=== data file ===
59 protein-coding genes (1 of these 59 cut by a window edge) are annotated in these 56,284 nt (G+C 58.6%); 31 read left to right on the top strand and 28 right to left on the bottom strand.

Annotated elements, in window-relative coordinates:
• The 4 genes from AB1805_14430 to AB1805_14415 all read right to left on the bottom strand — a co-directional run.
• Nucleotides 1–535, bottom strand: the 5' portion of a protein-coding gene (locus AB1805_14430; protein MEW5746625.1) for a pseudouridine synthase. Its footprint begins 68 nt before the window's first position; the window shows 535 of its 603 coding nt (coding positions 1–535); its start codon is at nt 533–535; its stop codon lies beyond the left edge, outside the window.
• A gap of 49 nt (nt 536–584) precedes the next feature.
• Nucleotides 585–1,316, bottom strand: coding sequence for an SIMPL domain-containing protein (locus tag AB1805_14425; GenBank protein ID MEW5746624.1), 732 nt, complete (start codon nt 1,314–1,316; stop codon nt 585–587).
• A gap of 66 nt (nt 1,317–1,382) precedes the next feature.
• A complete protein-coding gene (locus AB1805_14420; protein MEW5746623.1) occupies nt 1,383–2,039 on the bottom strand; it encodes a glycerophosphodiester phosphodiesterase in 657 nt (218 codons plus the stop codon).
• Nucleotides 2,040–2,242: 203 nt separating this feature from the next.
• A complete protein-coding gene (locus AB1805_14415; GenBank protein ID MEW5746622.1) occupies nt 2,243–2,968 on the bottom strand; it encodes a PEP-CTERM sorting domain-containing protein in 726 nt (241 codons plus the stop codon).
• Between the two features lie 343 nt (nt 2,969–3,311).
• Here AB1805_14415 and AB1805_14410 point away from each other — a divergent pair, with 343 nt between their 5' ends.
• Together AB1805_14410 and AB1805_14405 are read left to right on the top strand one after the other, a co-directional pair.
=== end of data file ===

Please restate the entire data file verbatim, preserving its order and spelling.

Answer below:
59 protein-coding genes (1 of these 59 cut by a window edge) are annotated in these 56,284 nt (G+C 58.6%); 31 read left to right on the top strand and 28 right to left on the bottom strand.

Annotated elements, in window-relative coordinates:
• The 4 genes from AB1805_14430 to AB1805_14415 all read right to left on the bottom strand — a co-directional run.
• Nucleotides 1–535, bottom strand: the 5' portion of a protein-coding gene (locus AB1805_14430; protein MEW5746625.1) for a pseudouridine synthase. Its footprint begins 68 nt before the window's first position; the window shows 535 of its 603 coding nt (coding positions 1–535); its start codon is at nt 533–535; its stop codon lies beyond the left edge, outside the window.
• A gap of 49 nt (nt 536–584) precedes the next feature.
• Nucleotides 585–1,316, bottom strand: coding sequence for an SIMPL domain-containing protein (locus tag AB1805_14425; GenBank protein ID MEW5746624.1), 732 nt, complete (start codon nt 1,314–1,316; stop codon nt 585–587).
• A gap of 66 nt (nt 1,317–1,382) precedes the next feature.
• A complete protein-coding gene (locus AB1805_14420; protein MEW5746623.1) occupies nt 1,383–2,039 on the bottom strand; it encodes a glycerophosphodiester phosphodiesterase in 657 nt (218 codons plus the stop codon).
• Nucleotides 2,040–2,242: 203 nt separating this feature from the next.
• A complete protein-coding gene (locus AB1805_14415; GenBank protein ID MEW5746622.1) occupies nt 2,243–2,968 on the bottom strand; it encodes a PEP-CTERM sorting domain-containing protein in 726 nt (241 codons plus the stop codon).
• Between the two features lie 343 nt (nt 2,969–3,311).
• Here AB1805_14415 and AB1805_14410 point away from each other — a divergent pair, with 343 nt between their 5' ends.
• Together AB1805_14410 and AB1805_14405 are read left to right on the top strand one after the other, a co-directional pair.